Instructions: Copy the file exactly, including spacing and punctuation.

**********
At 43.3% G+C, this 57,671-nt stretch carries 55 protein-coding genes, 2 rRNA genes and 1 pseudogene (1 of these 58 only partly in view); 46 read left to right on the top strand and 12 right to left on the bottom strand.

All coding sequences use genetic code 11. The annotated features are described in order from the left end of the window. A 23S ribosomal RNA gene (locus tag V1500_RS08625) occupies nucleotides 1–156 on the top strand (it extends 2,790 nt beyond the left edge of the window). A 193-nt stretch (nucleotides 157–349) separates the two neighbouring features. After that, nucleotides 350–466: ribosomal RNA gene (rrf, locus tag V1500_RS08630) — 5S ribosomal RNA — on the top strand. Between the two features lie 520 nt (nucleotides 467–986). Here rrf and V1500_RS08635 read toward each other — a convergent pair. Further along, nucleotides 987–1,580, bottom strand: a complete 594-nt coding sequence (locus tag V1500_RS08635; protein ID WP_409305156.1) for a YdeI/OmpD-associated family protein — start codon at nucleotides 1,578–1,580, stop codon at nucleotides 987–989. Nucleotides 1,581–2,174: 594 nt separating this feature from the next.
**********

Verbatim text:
At 43.3% G+C, this 57,671-nt stretch carries 55 protein-coding genes, 2 rRNA genes and 1 pseudogene (1 of these 58 only partly in view); 46 read left to right on the top strand and 12 right to left on the bottom strand.

All coding sequences use genetic code 11. The annotated features are described in order from the left end of the window. A 23S ribosomal RNA gene (locus tag V1500_RS08625) occupies nucleotides 1–156 on the top strand (it extends 2,790 nt beyond the left edge of the window). A 193-nt stretch (nucleotides 157–349) separates the two neighbouring features. After that, nucleotides 350–466: ribosomal RNA gene (rrf, locus tag V1500_RS08630) — 5S ribosomal RNA — on the top strand. Between the two features lie 520 nt (nucleotides 467–986). Here rrf and V1500_RS08635 read toward each other — a convergent pair. Further along, nucleotides 987–1,580, bottom strand: a complete 594-nt coding sequence (locus tag V1500_RS08635; protein ID WP_409305156.1) for a YdeI/OmpD-associated family protein — start codon at nucleotides 1,578–1,580, stop codon at nucleotides 987–989. Nucleotides 1,581–2,174: 594 nt separating this feature from the next.